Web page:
Knapp Boddiford’s ranch-style house sits on a slight rise in the earth, overlooking some of the 2,300 acres where he and his father grow peanuts, corn, and cotton in Screven County, 25 miles north of Statesboro. It’s here, on a computer in his kitchen, that the seventh-generation farmer analyzes data from the fields.
Boddiford is part of a growing contingent of farmers achieving greater results by combining innovative technology with time-honored agricultural traditions.
On a sunny December morning, he sits in front of a large monitor and logs into Trimble, an agricultural data management program. He pulls up the map he created with his GPS-equipped tractor. Each colored section of the kaleidoscopic map represents a different management zone, meaning each responds differently to water, fertilizer, and seed because of its soil type, elevation, and grade.
He clicks again and colorful stripes appear. These are Veris readings, taken from testing the soil’s electroconductivity. “Higher moisture, quicker electroconductivity,” he explains, looking up from the screen. “The darker spots are heavy soil. Pink is light and sandy.”
It’s quiet season at Boddiford Farms, a time to prepare for spring planting. Two farmhands are up the road replacing chains on the peanut combine, a 20,000-pound machine that harvests 25 acres a day. Winter is also the season when the Boddifords study data to inform their decisions on planting, watering, fertilizing, and spraying.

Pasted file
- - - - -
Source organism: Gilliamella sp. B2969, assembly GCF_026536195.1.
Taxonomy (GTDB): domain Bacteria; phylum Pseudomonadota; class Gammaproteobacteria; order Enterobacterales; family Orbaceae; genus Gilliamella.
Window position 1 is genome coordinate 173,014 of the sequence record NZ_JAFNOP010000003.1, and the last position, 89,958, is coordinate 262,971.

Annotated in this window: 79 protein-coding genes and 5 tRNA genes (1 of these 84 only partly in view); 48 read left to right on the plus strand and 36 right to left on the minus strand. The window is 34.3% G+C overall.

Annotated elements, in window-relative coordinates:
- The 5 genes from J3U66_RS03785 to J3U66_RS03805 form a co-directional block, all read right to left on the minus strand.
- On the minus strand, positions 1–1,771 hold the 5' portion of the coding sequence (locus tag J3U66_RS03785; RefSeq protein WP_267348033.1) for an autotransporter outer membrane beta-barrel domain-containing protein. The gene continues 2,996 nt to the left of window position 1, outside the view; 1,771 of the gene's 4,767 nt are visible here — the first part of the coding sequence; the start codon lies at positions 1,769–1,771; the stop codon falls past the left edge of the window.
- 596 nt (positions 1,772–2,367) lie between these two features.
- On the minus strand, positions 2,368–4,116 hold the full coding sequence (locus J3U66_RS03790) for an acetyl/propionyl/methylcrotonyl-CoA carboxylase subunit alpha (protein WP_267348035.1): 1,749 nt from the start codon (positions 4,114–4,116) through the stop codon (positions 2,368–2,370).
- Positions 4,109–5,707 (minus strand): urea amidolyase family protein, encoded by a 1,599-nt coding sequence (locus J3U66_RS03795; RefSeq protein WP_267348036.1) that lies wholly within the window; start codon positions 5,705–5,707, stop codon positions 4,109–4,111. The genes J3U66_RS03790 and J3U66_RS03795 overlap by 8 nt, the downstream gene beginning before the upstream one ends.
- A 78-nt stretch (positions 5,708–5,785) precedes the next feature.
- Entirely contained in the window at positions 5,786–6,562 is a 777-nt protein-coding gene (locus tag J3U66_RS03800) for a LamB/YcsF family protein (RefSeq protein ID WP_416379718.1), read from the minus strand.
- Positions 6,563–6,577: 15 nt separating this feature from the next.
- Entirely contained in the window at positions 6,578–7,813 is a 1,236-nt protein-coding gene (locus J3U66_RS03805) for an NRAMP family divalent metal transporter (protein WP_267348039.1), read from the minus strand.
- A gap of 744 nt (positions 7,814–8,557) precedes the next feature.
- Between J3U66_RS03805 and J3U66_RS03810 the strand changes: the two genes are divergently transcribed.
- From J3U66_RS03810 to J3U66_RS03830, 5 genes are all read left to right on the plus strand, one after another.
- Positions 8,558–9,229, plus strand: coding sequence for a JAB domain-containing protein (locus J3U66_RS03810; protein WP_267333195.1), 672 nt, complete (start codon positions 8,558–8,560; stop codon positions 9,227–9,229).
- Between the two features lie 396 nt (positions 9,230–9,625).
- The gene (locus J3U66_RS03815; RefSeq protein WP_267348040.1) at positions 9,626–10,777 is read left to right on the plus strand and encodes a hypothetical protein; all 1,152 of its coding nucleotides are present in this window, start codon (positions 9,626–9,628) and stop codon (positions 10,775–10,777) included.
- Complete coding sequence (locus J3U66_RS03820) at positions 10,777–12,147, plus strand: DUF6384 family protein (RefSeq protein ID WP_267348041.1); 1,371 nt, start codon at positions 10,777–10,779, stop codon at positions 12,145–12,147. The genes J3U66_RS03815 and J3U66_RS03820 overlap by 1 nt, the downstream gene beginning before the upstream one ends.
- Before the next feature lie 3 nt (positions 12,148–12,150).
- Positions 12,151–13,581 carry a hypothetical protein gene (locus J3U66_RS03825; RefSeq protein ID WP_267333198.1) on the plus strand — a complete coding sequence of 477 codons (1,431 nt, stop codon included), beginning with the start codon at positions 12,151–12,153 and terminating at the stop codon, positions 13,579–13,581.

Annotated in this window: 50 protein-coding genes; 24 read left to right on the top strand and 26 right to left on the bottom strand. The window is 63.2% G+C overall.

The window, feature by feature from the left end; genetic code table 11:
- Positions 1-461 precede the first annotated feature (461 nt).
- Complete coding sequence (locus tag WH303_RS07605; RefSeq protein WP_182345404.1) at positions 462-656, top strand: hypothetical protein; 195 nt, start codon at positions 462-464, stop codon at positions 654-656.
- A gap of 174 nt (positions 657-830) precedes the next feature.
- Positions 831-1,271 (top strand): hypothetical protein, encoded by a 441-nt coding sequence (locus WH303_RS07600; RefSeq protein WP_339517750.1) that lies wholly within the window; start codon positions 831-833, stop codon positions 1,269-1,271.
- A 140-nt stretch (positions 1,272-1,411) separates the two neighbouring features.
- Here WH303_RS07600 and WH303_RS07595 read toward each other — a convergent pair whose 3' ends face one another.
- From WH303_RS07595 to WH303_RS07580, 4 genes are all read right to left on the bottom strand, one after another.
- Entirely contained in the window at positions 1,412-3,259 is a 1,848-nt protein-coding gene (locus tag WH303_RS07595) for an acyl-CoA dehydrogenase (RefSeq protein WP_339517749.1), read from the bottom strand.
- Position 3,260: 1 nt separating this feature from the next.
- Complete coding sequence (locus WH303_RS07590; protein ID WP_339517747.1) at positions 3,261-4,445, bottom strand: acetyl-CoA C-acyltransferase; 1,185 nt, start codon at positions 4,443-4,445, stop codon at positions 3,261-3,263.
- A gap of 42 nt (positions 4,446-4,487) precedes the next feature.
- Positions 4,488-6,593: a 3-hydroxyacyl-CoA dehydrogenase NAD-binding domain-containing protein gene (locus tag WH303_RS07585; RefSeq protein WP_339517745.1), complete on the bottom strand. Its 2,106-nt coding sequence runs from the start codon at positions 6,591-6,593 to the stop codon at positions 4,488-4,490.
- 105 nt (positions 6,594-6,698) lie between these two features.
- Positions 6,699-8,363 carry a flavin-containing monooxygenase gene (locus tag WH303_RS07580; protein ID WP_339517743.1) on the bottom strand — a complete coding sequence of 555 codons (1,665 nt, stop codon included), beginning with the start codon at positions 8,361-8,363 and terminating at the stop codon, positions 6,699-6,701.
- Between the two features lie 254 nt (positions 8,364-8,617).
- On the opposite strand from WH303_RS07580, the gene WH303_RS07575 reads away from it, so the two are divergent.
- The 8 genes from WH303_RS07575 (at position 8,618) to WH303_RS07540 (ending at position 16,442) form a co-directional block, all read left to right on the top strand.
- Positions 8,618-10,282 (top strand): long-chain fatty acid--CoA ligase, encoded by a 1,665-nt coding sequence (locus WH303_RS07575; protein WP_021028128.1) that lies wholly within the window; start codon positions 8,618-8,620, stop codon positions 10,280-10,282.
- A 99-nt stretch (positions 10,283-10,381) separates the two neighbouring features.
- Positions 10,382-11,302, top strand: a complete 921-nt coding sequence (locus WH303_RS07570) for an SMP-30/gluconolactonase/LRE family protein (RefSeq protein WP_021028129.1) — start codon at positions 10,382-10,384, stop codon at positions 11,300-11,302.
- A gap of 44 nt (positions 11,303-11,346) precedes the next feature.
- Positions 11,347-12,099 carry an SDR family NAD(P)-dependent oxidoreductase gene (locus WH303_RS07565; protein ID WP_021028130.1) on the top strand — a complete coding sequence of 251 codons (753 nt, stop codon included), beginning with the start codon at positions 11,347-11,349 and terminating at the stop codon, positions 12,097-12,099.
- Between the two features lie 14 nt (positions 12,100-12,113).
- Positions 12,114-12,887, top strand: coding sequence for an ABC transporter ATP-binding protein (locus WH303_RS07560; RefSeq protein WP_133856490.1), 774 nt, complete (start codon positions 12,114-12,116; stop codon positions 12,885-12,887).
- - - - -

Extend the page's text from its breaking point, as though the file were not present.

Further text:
Boddiford sends soil samples to the University of Georgia annually and receives a detailed nutrient report, along with the university’s recommended treatments—applications like nitrogen, phosphate, and lime. He uploads the data to his zone map, syncs it to the computer in the cockpit of his spreader, and starts the engine. The machine reacts to the map, stopping, starting, and slowing its output, according to the data. It’s one of the many technologically advanced tools at his disposal that were unavailable just 25 years ago.
“You’re getting very precise,” he says, pointing to a strip of green on the screen. “That’s only 75 feet wide, but if you treat it as that was treated,”—he points to the red zone next to it—”you wouldn’t be using that soil to its fullest potential.”
The Boddifords rotate crops—peanuts one year, corn the next, then cotton—to maintain soil health and reduce erosion. Boddiford can also sync the map to the planter, telling it how many seeds to lay in a zone, based on its growing potential. The GPS-equipped John Deere grain combine and cotton picker, which retail new around $630,000 and $1.1 million respectively, measure yield as they go, creating another data layer. The knowledge of the land he garners by analyzing these layers enables him to run the farm more efficiently, lowering costs, reducing environmental impact, and increasing output.